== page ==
It's Official, The Houston Texans Will Be On HBO's "Hard Knocks"

It's Official, The Houston Texans Will Be On HBO's "Hard Knocks"
Photo by Eric Sauseda

The way the television-vetting rules of the NFL work, teams cannot refuse a selection to be the subject of the HBO reality series Hard Knocks if they a) have never been on the show before, b) have a first year head coach, or c) made the playoffs within the last two seasons. So we knew that once the game of Head Coaching Musical Chairs had stopped in February, there were nine NFL teams that fit this category. The Houston Texans were one of those teams.

After an express version of a Bachelor-esque culling of the herd, we learned last week that the league and HBO had narrowed its Hard Knocks search to three teams — the Texans, the Washington Redskins, and the Buffalo Bills, with the Texans as the underground, odds-on favorite. (Although admittedly, battling Rex Ryan for a spot on reality TV might wind up being the toughest game on the Texans' schedule all season.)

Finally, yesterday, rumors that swirled over the weekend were confirmed — Houston, the circus is coming  to town! Your Houston Texans will be the team on Hard Knocks for the 2015 preseason, with the first episode set to air on HBO on Tuesday, August 11.

On Wednesday, after the team's first OTA session of the 2015 offseason, Texans owner Bob McNair and general manager Rick Smith joined NFL Films Supervising Producer Ken Rodgers and Director Matt Dissinger for a press conference where they made the announcement. The whole scene was a little surreal, insomuch as the Texans have never felt like a team that's been relevant enough to warrant selection on the show. However, coming off of a moderately surprising 9-7 season in 2014 and with plenty of HBO-able storylines, this team should carry enough intrigue to make for an entertaining five weeks.

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McNair indicated that the team had been approached in the past about doing the show, but this season seemed like the timing was right. “We’ve considered it at other times. I think it is a good time for us," said McNair. "I think our franchise is ready to make a big move. We feel like we have a good team, but I think we’re going to be a better team this year than we were last year. We just want to keep climbing and keep improving. I think it’s an interesting story for people around the country to see what’s happening with our franchise.”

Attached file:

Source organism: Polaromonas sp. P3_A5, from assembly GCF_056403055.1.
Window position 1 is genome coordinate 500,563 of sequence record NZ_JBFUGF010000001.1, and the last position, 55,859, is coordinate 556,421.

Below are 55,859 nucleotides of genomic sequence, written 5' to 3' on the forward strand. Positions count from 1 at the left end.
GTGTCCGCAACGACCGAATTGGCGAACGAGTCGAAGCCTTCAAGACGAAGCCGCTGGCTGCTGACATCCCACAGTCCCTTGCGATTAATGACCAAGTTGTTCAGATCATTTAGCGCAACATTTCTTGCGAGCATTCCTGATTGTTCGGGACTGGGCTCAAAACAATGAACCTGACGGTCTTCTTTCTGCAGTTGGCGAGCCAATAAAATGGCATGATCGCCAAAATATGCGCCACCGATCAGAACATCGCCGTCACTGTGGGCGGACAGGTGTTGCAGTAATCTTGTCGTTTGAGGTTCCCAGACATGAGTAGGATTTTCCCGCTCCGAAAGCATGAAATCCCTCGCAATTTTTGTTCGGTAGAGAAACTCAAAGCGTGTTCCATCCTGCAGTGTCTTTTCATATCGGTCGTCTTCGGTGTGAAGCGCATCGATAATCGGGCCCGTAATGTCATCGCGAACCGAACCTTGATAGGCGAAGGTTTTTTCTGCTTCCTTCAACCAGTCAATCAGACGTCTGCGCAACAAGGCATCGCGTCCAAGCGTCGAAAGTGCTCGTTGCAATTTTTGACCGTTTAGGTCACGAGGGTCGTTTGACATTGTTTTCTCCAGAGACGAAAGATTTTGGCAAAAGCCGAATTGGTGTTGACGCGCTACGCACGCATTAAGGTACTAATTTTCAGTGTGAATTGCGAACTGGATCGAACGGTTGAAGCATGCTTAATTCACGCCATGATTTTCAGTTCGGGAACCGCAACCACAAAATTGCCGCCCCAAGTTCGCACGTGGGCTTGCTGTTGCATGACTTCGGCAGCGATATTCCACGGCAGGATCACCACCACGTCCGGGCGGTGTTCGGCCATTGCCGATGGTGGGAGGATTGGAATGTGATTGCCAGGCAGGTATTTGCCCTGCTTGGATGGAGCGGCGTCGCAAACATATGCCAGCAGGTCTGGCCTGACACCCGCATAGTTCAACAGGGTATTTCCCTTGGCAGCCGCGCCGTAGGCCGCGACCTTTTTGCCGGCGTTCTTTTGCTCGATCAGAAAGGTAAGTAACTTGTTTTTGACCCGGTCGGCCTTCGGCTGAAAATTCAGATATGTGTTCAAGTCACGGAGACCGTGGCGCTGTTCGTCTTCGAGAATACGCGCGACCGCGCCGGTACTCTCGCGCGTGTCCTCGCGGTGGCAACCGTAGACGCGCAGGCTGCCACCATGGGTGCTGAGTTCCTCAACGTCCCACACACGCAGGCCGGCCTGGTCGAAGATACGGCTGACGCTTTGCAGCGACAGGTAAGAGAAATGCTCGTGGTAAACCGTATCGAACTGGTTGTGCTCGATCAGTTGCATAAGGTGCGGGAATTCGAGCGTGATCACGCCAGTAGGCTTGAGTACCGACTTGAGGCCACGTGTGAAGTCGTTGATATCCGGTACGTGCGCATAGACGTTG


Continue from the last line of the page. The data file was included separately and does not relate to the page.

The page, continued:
Conspicuous by his absence at the press conference on Wednesday was Texans head coach Bill O'Brien, who as a Bill Belichick disciple is just assumed by most people to dread the degree of access that NFL Films (and in turn, society) will have during the shooting of the show. At the press conference on Wednesday, many of the questions for McNair, Smith, and the NFL Films folks centered around this exact topic. For what it's worth, it does not appear to be a concern for McNair or Smith.

"The main thing that we’re going to emphasize is this is something that is not going to be a distraction for us. We’re going to go ahead and carry out our duties as we normally would. I think after a day or two everybody will be used to having the people around and it will be practice and business as usual," McNair said.

"You go to training camp for two primary reasons, to get your football team ready for the season and to figure out who the best 53 men are to accomplish your goals," Smith declared. "We feel like that by no stretch of the imagination is this going to prevent us from doing that. We feel very comfortable. We trust them. It’s a great partnership."

With everybody at the press conference locked in a figurative group hug yesterday, it's hard to tell just how much influence came from the league in selecting the Texans for the program, if any. McNair, for his part, seems to be thrilled (and appropriately so) with the chance to showcase his company. That said, after a 2014 that was marked with so much league-wide off-field violence and crime that Roger Goodell had to literally rewrite the league's conduct policy, the NFL has to be thrilled with a program that will likely morph into a five week infomercial on its most marketable star, J.J. Watt. 

There are certainly additional subplots that will make for compelling television — an actual quarterback battle in training camp, Bill O'Brien on and off the field, Arian Foster cobbling together a few sonnets, to name a few. The NFL Films crew, truth be told, could make almost any team seem interesting with the way they develop personalities and the precision with which they do everything.

They've done it with teams as nondescript as the Kansas City Chiefs in 2007, the Dolphins in 2012, and the Falcons last season. By the time the show made it to air, they all seemed like the Raiders of the late 70's. Now, it's the Texans turn. 

"We in Houston know our team. We know our players. We know our coaches. We love them. We support them. We have great fun with it, but there are a lot of people around the country who aren’t familiar with us. So this is an opportunity for them to get to know what a great team and great organization we have. We’re delighted to have y’all with us, Ken (Rodgers),” McNair said, in opening yesterday's press conference.

As a media member tasked with generating content, allow me to echo that. We are delighted to have y'all with us, Ken. 

Listen to Sean Pendergast on SportsRadio 610 from 2 p.m. to 7 p.m. weekdays. Also, follow him on Twitter at

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